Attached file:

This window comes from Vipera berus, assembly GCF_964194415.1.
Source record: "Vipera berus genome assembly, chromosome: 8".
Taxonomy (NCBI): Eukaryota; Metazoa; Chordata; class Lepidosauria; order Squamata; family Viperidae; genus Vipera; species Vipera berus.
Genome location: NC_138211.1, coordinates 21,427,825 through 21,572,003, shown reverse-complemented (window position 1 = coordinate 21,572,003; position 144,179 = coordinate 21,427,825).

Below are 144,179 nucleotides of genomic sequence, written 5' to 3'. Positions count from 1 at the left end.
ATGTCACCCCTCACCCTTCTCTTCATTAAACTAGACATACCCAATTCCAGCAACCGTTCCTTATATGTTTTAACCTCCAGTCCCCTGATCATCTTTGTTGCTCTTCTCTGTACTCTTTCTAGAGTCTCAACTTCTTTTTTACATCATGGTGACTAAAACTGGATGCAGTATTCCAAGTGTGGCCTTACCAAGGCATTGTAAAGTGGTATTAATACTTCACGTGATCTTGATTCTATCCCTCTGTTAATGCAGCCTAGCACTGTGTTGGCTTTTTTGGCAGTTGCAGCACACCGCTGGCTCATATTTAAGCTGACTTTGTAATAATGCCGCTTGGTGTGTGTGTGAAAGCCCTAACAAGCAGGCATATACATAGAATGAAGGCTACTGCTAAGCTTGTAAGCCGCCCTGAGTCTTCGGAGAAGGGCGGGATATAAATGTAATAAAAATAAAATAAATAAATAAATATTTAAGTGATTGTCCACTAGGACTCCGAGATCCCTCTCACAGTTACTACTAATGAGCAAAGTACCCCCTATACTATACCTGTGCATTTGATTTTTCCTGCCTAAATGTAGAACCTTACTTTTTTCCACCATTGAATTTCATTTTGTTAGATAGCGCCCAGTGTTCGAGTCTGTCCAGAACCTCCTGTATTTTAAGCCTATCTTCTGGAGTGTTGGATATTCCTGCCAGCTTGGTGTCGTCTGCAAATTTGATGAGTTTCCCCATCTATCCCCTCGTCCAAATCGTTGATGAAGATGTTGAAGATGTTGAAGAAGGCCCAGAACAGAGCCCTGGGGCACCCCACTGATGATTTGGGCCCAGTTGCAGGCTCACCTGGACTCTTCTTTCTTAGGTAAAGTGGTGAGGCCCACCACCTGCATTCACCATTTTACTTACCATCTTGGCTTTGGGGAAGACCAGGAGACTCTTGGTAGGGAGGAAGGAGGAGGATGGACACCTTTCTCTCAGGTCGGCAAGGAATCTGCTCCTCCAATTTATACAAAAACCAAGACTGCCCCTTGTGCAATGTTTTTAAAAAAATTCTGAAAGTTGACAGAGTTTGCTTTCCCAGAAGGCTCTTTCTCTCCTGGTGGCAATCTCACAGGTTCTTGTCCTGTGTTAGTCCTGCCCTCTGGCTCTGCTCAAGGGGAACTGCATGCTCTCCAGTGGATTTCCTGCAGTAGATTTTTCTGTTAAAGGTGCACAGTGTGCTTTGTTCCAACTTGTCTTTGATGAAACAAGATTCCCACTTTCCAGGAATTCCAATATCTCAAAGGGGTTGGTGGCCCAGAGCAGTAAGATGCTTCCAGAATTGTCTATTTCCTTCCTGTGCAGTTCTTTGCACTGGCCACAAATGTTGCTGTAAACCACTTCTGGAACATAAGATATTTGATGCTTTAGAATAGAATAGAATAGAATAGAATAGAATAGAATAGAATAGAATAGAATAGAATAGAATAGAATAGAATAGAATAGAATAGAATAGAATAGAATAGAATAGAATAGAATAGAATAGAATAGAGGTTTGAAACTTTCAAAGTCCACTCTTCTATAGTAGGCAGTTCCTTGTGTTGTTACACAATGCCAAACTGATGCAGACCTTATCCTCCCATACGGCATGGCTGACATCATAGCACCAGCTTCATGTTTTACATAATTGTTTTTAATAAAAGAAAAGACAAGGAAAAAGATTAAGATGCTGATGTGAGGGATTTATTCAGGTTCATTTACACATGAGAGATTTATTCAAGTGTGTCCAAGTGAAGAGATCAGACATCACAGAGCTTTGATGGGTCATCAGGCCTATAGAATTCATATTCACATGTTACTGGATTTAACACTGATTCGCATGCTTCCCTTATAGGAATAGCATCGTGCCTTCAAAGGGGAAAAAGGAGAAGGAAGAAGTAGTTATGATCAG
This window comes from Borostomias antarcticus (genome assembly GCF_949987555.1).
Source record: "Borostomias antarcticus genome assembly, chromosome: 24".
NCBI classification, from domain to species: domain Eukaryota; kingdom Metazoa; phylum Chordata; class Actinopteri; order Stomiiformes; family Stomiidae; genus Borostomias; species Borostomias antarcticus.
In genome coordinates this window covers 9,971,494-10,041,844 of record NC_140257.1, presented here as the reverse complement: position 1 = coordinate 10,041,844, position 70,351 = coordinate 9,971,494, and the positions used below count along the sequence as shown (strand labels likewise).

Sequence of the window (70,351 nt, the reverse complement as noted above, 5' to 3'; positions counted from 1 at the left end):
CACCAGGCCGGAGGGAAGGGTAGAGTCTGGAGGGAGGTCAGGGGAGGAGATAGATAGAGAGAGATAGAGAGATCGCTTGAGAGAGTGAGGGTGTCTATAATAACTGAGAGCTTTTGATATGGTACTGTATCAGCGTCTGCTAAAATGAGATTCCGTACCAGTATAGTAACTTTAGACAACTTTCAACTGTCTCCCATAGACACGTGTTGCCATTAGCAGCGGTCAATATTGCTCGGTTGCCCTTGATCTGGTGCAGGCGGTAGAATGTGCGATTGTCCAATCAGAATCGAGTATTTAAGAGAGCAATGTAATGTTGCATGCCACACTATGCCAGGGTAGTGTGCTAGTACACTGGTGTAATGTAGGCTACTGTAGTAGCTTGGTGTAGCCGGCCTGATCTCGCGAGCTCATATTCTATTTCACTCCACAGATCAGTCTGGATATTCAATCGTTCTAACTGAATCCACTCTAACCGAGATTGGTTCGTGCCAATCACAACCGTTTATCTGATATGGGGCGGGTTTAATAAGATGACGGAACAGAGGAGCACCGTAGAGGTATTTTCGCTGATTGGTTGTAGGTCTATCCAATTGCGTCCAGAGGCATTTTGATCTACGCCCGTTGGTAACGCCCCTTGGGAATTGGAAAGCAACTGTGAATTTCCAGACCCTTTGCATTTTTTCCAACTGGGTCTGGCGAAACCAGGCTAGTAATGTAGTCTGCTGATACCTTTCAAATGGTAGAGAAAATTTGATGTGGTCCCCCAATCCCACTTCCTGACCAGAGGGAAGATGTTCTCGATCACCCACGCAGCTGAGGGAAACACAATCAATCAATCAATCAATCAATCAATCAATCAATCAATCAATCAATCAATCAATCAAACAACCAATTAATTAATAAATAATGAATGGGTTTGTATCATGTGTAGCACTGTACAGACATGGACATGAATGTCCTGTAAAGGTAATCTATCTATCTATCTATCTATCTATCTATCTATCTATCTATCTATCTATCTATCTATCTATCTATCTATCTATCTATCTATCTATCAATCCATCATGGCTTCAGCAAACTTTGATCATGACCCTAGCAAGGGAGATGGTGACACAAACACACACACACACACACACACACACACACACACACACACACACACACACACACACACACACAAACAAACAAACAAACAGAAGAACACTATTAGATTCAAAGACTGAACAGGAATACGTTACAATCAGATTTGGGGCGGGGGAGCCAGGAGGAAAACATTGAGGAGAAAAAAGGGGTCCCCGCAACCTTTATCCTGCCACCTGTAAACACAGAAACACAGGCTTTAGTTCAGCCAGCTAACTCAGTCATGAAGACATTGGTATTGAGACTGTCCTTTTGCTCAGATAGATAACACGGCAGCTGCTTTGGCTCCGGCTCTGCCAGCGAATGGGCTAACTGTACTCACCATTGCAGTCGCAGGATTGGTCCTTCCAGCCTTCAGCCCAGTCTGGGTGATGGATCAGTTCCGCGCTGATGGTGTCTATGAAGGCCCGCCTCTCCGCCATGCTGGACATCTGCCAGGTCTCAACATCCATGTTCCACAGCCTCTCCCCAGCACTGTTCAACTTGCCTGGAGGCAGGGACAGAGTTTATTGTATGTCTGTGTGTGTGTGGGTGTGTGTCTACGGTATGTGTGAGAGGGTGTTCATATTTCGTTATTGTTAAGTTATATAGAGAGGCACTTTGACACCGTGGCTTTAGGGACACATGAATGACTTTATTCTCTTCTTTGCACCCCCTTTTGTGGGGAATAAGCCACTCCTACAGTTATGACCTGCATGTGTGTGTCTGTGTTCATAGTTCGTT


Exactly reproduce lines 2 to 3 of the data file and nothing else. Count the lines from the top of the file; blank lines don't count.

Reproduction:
Source record: "Vipera berus genome assembly, chromosome: 8".
Taxonomy (NCBI): Eukaryota; Metazoa; Chordata; class Lepidosauria; order Squamata; family Viperidae; genus Vipera; species Vipera berus.